The current study provides a blueprint for future research into celebrity SNS communication in that it constructed a comprehensive codebook that considered the diverse and multiple components of SNS posts and their various sub-parts, including the visual element and the text. With that said, the sample of favorite celebrities for this study was determined based on public reports, lists, and publications of popular entertainment outlets claiming to represent the preferences of Israeli adolescents with regard to celebrities. An additional list could be constructed by asking adolescents directly for their preferred celebrities, in general, and those they choose to follow on SNSs, specifically.

Related to this, the current study only examined eight international celebrities. Future research can include more foreign celebrities and more cross-country comparisons of SNS posts and relationships with audiences. In addition, future analysis could take into consideration sub-groups within the greater definition of celebrities, such as celebrities who star or who have debuted in reality television shows and even those who have participated in reality shows in different stages of their "fame cycle" (Deller, 2016, p. 374). The audience might have different perceptions of celebrities based on their talent or background, including their willingness to take part in reality shows, and thus might treat such celebrities differently which might be associated with differences in how these celebrities "behave" online relative to other celebrities.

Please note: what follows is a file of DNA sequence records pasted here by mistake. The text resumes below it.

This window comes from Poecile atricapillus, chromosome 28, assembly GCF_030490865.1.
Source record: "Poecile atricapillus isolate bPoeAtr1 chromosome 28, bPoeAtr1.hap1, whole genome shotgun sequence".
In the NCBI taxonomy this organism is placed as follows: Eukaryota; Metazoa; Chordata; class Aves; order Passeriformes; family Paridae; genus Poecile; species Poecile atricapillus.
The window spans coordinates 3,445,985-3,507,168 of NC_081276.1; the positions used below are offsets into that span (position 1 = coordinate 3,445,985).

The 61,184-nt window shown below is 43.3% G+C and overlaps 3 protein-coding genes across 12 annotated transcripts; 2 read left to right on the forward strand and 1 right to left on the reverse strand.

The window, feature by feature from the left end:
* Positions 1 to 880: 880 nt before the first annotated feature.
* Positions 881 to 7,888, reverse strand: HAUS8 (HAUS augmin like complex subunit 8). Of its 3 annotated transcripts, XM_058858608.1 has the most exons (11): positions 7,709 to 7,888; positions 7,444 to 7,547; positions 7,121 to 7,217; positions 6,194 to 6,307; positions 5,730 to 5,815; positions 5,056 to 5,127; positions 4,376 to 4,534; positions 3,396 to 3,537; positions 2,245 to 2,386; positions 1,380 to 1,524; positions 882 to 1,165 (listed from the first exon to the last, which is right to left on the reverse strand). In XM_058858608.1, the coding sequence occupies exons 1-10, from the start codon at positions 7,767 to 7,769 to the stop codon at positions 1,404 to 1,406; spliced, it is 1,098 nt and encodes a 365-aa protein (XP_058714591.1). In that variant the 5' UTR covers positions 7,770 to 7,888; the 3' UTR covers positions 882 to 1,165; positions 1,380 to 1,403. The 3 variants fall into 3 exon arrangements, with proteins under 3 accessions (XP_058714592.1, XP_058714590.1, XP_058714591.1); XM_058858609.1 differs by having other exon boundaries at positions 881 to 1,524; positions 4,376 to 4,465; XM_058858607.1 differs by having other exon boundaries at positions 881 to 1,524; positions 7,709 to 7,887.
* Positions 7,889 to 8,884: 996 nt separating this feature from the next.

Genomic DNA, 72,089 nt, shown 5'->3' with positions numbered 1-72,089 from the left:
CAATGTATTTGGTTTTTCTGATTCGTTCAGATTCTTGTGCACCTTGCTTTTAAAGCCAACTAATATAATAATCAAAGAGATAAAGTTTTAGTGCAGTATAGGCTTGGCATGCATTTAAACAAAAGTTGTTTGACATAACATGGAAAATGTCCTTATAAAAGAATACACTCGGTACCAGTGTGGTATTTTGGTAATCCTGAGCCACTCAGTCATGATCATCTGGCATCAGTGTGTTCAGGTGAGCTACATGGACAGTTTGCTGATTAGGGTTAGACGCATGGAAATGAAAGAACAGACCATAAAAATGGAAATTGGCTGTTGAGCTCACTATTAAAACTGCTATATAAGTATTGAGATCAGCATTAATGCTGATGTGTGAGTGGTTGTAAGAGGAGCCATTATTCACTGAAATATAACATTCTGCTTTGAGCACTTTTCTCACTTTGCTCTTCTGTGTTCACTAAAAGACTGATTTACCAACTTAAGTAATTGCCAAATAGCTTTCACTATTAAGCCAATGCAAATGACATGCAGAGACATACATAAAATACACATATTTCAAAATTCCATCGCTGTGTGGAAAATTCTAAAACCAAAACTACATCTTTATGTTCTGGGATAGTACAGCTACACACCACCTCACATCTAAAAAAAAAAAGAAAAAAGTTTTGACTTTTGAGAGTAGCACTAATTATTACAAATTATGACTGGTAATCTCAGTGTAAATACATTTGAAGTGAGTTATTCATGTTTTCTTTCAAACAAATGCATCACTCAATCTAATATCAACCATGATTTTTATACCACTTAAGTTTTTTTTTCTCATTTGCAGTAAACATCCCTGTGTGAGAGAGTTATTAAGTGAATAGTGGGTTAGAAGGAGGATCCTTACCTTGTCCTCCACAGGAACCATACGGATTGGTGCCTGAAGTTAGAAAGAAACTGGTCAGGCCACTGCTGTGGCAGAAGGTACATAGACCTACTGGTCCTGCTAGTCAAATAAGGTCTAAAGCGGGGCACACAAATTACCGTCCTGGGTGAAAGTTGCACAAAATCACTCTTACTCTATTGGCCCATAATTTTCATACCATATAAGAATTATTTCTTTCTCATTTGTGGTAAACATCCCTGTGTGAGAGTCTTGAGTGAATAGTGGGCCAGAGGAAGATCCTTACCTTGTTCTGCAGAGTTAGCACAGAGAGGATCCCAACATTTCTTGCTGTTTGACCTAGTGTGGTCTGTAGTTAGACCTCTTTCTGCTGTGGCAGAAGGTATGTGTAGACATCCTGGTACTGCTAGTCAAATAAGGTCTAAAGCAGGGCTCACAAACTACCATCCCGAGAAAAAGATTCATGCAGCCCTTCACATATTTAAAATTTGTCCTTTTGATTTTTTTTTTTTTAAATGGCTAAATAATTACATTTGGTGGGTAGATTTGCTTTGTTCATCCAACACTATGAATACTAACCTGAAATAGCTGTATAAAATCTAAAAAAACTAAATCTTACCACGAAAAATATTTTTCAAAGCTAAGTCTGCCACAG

A third limitation is that any conclusions about the perceived authenticity of celebrity presence on SNSs and its influence on teens should be taken with caution as only a study directly asking adolescents for their beliefs and attitudes can provide such information. Future research should take into consideration adolescents' perspectives on celebrities' SNS posts in determining the codes in content analyses and should also examine the relationship between the celebrities' SNS presence and teen attitudes toward fame and being famous.

Fourth, the current study analyzed celebrity SNS presence at one point in time and on two social networks. Future research could extend this examination to additional SNSs that are central to celebrity online presence internationally (e.g., Twitter, YouTube) and also over time, to examine changes and developments in this realm. Differences between social networks should be taken into consideration as visual-based SNSs (e.g., Instagram) might provide different affordances than text-focuses SNSs (such as Twitter) and SNSs that allow lengthy posts (e.g., Facebook) might differ from those that restrict the parameters of posts (e.g., Twitter). Different SNSs might thus differ in the relationships whose development they encourage for the audience and in the extent to which the audience is an active participant in the maintenance of the famous persona (Kehrberg, 2015; Usher, 2015). Finally, it is important for future research to interview the celebrities themselves, along with their social media team, to understand their choices in posting on social networks from their perspective and ascertain the extent to which SNSs truly allow for control of information on the part of the celebrities.

References